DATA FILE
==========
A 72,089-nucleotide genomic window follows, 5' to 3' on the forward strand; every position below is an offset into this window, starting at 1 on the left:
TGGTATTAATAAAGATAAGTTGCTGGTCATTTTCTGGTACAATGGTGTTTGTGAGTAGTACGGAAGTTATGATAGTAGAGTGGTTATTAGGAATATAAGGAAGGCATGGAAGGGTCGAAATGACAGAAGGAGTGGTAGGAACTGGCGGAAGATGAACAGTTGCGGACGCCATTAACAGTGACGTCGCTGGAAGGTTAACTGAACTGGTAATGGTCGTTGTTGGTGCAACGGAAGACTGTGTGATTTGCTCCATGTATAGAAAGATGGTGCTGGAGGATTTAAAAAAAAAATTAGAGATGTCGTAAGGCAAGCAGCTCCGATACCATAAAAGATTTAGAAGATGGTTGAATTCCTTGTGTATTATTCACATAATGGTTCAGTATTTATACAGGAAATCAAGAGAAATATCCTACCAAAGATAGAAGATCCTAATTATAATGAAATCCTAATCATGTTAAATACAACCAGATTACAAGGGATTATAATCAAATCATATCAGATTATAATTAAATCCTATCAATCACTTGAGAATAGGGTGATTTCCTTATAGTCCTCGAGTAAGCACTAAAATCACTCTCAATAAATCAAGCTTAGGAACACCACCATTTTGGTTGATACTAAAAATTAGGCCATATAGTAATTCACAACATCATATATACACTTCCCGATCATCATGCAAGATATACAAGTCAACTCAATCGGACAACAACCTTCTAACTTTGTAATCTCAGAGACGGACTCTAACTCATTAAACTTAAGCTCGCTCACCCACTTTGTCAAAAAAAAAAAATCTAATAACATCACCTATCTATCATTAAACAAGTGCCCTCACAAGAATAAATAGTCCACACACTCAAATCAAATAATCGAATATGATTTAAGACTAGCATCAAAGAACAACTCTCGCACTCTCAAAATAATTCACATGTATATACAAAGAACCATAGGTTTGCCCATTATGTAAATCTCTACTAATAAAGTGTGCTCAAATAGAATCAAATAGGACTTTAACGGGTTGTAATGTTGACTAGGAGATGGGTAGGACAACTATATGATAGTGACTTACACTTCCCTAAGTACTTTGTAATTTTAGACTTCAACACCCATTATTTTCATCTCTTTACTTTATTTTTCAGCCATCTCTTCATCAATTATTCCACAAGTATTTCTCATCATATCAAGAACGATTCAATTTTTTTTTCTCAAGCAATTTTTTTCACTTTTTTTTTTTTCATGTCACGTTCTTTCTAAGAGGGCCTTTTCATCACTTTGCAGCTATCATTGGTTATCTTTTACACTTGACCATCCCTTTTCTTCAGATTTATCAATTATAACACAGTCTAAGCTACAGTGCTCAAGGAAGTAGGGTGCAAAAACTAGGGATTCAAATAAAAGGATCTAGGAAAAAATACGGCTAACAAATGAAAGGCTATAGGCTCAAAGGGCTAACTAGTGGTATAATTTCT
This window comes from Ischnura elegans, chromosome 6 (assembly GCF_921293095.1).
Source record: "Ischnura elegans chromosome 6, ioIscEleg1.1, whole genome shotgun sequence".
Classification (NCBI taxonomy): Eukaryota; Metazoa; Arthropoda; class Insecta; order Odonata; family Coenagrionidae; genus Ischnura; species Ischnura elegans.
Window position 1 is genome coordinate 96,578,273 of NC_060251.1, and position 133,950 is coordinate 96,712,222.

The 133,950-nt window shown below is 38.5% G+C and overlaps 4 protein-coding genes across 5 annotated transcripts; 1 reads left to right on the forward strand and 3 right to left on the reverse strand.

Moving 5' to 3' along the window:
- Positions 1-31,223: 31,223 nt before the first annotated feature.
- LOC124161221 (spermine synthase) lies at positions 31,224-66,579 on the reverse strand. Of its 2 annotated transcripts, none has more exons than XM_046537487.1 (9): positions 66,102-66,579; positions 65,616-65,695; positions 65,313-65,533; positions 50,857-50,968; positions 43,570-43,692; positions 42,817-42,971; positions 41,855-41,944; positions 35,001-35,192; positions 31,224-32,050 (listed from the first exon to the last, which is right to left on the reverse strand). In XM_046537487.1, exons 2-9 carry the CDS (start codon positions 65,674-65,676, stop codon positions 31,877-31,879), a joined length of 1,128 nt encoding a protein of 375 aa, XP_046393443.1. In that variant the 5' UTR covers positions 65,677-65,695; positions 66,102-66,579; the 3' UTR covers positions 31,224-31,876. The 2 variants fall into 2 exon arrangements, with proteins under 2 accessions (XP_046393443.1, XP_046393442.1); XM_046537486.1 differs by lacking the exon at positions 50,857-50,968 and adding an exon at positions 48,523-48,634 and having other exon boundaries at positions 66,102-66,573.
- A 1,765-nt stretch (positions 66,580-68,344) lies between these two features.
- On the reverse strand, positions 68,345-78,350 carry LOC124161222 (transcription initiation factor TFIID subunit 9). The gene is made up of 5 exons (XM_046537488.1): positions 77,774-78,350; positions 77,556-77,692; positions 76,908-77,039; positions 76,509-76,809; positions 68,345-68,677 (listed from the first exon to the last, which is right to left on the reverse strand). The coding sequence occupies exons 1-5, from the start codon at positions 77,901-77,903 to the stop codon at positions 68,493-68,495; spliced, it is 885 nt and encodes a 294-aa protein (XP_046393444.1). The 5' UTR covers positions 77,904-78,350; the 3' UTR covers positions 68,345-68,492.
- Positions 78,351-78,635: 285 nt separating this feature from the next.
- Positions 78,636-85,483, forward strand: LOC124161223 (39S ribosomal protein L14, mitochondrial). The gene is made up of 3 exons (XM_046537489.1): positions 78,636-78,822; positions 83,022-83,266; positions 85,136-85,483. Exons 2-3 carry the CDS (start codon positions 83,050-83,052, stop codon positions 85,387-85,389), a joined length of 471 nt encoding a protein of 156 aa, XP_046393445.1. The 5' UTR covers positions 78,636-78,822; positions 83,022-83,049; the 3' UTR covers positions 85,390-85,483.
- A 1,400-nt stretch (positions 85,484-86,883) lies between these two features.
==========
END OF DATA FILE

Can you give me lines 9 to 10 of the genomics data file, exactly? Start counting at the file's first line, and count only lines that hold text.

- Positions 1-31,223: 31,223 nt before the first annotated feature.
- LOC124161221 (spermine synthase) lies at positions 31,224-66,579 on the reverse strand. Of its 2 annotated transcripts, none has more exons than XM_046537487.1 (9): positions 66,102-66,579; positions 65,616-65,695; positions 65,313-65,533; positions 50,857-50,968; positions 43,570-43,692; positions 42,817-42,971; positions 41,855-41,944; positions 35,001-35,192; positions 31,224-32,050 (listed from the first exon to the last, which is right to left on the reverse strand). In XM_046537487.1, exons 2-9 carry the CDS (start codon positions 65,674-65,676, stop codon positions 31,877-31,879), a joined length of 1,128 nt encoding a protein of 375 aa, XP_046393443.1. In that variant the 5' UTR covers positions 65,677-65,695; positions 66,102-66,579; the 3' UTR covers positions 31,224-31,876. The 2 variants fall into 2 exon arrangements, with proteins under 2 accessions (XP_046393443.1, XP_046393442.1); XM_046537486.1 differs by lacking the exon at positions 50,857-50,968 and adding an exon at positions 48,523-48,634 and having other exon boundaries at positions 66,102-66,573.